Strong Credit Union Loan Growth in Key Areas

As other financial institutions pulled back from the market, the credit union loan portfolio posted strong growth in many key areas during 2008.


The credit union loan portfolio posted strong growth in key categories in 2007. Total loans outstanding grew 6.5% over the course of the year to $538.6B. This increase was due in part to a strong year in total loan originations. Loan originations totaled $255.6B in 2007, a 1.4% increase from 2006.

Real Estate Lending Leads Results

Despite the growth in balances, the composition of the credit union loan portfolio changed very little during 2007. First mortgages are still the largest component of the loan portfolio, at 34.2%. First mortgages also posted the greatest increase in portfolio percentage, up 1.7% from December of last year. That increase was driven by a $60.3B increase in total mortgage originations, allowing credit unions to capture 2.6% of the overall first mortgage origination market. First mortgages outstanding as of year-end total $184.3B, up 12.2% from the previous December.

Growth not Confined to Real Estate Lending

Strong growth figures were not only seen in first mortgages. Two additional segments also posted double-digit growth during the year. Credit card loans outstanding increased at their fastest pace in more than ten years, up 13.2% on their way to $30.8B in outstanding balances. This increase helped the outstanding balance of credit card loans reach an all-time high for the credit union industry. This growth came as many credit unions reinvested in their card programs, combining added reward benefits with lower rates and fees.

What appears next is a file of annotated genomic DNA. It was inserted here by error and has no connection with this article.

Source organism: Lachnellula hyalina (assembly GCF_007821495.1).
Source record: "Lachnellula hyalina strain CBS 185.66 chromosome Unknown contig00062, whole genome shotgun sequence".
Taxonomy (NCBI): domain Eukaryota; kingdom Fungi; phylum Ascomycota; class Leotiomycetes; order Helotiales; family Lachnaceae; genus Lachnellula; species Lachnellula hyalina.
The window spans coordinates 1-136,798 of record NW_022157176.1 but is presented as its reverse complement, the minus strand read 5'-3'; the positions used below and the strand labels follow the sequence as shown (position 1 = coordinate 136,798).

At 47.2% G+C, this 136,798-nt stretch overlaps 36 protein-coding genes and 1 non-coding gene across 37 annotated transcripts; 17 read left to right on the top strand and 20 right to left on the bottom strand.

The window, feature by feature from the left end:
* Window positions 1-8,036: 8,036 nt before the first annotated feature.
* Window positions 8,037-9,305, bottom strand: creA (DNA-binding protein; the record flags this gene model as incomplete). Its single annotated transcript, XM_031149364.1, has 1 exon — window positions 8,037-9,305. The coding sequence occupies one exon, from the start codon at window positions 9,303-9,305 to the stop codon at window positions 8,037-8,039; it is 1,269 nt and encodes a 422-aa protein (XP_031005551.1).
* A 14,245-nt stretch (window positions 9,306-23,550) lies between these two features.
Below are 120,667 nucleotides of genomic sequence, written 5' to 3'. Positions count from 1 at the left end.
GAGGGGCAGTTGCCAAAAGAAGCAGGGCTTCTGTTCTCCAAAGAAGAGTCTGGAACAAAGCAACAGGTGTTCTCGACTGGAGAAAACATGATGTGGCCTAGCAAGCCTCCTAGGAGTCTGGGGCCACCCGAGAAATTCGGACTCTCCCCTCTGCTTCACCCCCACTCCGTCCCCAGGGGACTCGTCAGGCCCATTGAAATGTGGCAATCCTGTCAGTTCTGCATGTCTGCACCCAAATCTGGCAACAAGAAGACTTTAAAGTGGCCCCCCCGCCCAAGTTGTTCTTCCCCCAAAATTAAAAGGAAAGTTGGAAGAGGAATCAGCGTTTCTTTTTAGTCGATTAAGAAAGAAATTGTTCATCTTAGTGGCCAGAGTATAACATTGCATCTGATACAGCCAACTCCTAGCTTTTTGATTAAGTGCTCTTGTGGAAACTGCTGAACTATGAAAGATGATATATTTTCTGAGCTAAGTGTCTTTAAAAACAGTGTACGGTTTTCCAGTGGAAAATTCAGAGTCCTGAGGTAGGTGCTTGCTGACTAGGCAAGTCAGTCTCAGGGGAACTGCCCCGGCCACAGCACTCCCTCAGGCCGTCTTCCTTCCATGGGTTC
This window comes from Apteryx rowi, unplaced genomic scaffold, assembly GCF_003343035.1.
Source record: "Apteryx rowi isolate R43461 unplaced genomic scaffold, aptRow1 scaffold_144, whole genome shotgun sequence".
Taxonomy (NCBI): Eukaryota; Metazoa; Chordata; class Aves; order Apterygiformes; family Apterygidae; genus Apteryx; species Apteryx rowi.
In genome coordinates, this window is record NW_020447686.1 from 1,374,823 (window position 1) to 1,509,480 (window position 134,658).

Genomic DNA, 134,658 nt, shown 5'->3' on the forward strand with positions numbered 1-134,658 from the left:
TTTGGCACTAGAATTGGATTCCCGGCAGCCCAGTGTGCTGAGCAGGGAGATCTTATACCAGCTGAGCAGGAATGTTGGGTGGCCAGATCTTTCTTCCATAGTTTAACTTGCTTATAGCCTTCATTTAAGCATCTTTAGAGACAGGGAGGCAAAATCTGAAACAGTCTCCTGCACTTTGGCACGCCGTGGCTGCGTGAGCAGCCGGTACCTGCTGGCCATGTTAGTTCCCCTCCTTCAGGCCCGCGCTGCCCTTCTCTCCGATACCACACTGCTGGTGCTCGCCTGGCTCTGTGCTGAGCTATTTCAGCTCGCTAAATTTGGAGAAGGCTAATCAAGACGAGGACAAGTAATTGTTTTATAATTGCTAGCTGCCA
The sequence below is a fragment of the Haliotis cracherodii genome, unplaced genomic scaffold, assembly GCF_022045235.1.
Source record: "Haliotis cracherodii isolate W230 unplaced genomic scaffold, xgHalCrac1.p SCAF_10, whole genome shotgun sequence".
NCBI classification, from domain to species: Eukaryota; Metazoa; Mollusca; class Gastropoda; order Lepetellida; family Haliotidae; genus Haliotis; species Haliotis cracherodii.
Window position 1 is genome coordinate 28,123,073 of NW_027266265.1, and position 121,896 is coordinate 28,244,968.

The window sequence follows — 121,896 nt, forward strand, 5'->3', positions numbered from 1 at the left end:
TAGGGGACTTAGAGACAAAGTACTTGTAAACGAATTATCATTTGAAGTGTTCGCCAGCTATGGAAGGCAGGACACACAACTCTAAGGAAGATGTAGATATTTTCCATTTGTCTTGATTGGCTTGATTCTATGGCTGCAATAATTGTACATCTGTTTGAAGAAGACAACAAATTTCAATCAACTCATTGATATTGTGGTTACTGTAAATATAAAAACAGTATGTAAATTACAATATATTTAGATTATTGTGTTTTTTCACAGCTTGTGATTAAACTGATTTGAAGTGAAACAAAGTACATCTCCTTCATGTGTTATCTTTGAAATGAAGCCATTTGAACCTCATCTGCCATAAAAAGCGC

Another strong performer in 2007 was member business loans, which increased 14.3% during the year. As more credit unions become active in the business lending sector, balances continue to rise. At year-end, member business loans comprised $22.4B of the total loan portfolio, accounting for a small but growing percentage at 4.2%.

As credit unions move into 2008 opportunities still exist to assist members who are being impacted by the credit crunch. Acting on these opportunities will help credit unions continue to post solid loan performance in 2008.




March 3, 2008



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